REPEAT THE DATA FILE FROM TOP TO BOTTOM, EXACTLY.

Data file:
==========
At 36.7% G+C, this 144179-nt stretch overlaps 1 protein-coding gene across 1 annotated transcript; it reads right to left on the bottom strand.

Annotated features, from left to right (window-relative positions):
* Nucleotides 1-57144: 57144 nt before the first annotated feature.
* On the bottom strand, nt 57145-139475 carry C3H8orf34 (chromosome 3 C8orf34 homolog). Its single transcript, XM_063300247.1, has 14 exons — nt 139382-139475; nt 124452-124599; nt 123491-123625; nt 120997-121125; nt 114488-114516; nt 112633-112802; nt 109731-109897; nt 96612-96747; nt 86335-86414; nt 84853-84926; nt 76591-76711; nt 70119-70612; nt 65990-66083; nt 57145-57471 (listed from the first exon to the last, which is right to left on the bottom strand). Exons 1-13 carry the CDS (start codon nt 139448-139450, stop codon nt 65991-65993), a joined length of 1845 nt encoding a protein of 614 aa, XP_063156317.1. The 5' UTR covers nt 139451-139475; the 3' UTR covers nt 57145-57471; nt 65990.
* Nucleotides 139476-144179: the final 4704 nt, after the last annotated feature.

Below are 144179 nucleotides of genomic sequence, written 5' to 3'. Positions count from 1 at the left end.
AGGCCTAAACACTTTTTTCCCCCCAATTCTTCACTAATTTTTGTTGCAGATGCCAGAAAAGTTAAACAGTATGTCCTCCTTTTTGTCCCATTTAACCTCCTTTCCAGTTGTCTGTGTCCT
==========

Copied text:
At 36.7% G+C, this 144179-nt stretch overlaps 1 protein-coding gene across 1 annotated transcript; it reads right to left on the bottom strand.

Annotated features, from left to right (window-relative positions):
* Nucleotides 1-57144: 57144 nt before the first annotated feature.
* On the bottom strand, nt 57145-139475 carry C3H8orf34 (chromosome 3 C8orf34 homolog). Its single transcript, XM_063300247.1, has 14 exons — nt 139382-139475; nt 124452-124599; nt 123491-123625; nt 120997-121125; nt 114488-114516; nt 112633-112802; nt 109731-109897; nt 96612-96747; nt 86335-86414; nt 84853-84926; nt 76591-76711; nt 70119-70612; nt 65990-66083; nt 57145-57471 (listed from the first exon to the last, which is right to left on the bottom strand). Exons 1-13 carry the CDS (start codon nt 139448-139450, stop codon nt 65991-65993), a joined length of 1845 nt encoding a protein of 614 aa, XP_063156317.1. The 5' UTR covers nt 139451-139475; the 3' UTR covers nt 57145-57471; nt 65990.
* Nucleotides 139476-144179: the final 4704 nt, after the last annotated feature.

Below are 144179 nucleotides of genomic sequence, written 5' to 3'. Positions count from 1 at the left end.
AGGCCTAAACACTTTTTTCCCCCCAATTCTTCACTAATTTTTGTTGCAGATGCCAGAAAAGTTAAACAGTATGTCCTCCTTTTTGTCCCATTTAACCTCCTTTCCAGTTGTCTGTGTCCT